field or region which is traded in spot
markets and considered a standard
Characteristics of Marker Crudes

• Perceived to represent ‘fair value’


• Traded in liquid and transparent markets
• Wide range of buyers and sellers
• Supply is freely tradable
• Adequate reserves
• Production is strategically situated
• Politically acceptable to producers and end users
• Spot price is widely reported
• Reasonably immune to manipulation
CRUDE OIL MARKETS

• There are 2 basic types of markets in crude oil:

• The ‘Wet’ or cash Market, and

• Futures market where trades are made through a


formal commodities exchange for some specified
future delivery date.
CRUDE OIL MARKETS

• The bulk of the world’s crude oil traded


internationally never reaches an open market in
the literal sense.

• They are handled within the integrated operations


of the majors and in direct deals or contarct
arrangements between producers and consuming
governments as well as other players.
THE SPOT MARKET

• Little happens in the industry without the Spot


Market, particularly the Rotterdam spot market.

• The spot Market refers to one-off or spot sales of


crude oil in tanker loads. This is usually crude oil
that is surplus to the requirements of direct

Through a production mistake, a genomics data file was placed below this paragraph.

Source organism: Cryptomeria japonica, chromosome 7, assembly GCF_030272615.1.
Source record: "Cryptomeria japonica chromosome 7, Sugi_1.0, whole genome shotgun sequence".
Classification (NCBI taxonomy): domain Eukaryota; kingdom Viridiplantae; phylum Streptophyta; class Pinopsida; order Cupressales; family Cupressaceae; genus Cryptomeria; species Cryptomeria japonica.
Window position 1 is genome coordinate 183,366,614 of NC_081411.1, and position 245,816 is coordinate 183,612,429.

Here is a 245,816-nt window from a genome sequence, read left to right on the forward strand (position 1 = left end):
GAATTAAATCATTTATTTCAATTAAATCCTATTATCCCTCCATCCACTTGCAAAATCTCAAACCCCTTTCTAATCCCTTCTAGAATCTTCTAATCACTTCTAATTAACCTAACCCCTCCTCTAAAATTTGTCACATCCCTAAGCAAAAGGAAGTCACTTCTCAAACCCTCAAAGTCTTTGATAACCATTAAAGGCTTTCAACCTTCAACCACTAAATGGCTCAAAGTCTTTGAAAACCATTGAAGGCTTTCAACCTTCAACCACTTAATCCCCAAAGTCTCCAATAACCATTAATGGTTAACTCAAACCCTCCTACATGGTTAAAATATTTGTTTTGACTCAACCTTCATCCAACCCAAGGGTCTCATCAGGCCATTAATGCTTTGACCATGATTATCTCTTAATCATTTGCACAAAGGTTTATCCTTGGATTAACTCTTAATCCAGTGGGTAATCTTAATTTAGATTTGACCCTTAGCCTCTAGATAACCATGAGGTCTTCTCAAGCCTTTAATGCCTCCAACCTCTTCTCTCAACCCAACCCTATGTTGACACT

purchasers. Companies that are short of crude also
resort to the spot market to make up the balance.
THE SPOT MARKET

• However, price movements in the spot market do


not necessarily reflect real market conditions as
can fluctuate widely and involve relatively small
amounts of crude oil on a global scale.

• During surplus, spot prices tend to fall below


official prices, while they can rise steeply during
peiods of shortages.
THE SPOT MARKET

• Major Players

• The major international oil companies


• Traders
• Brokers
• Independent oil companies
NET BACK PRICING

• In a netback transaction, crude oil is sold on


the basis of the price that the buyers expect
to receive for his final products, rather than
the price set by the producer at the time of
sale.
COMPONENTS OF NETBACK
DEALS

• Refinery Yields
• Products Prices
• Timing
• Transportation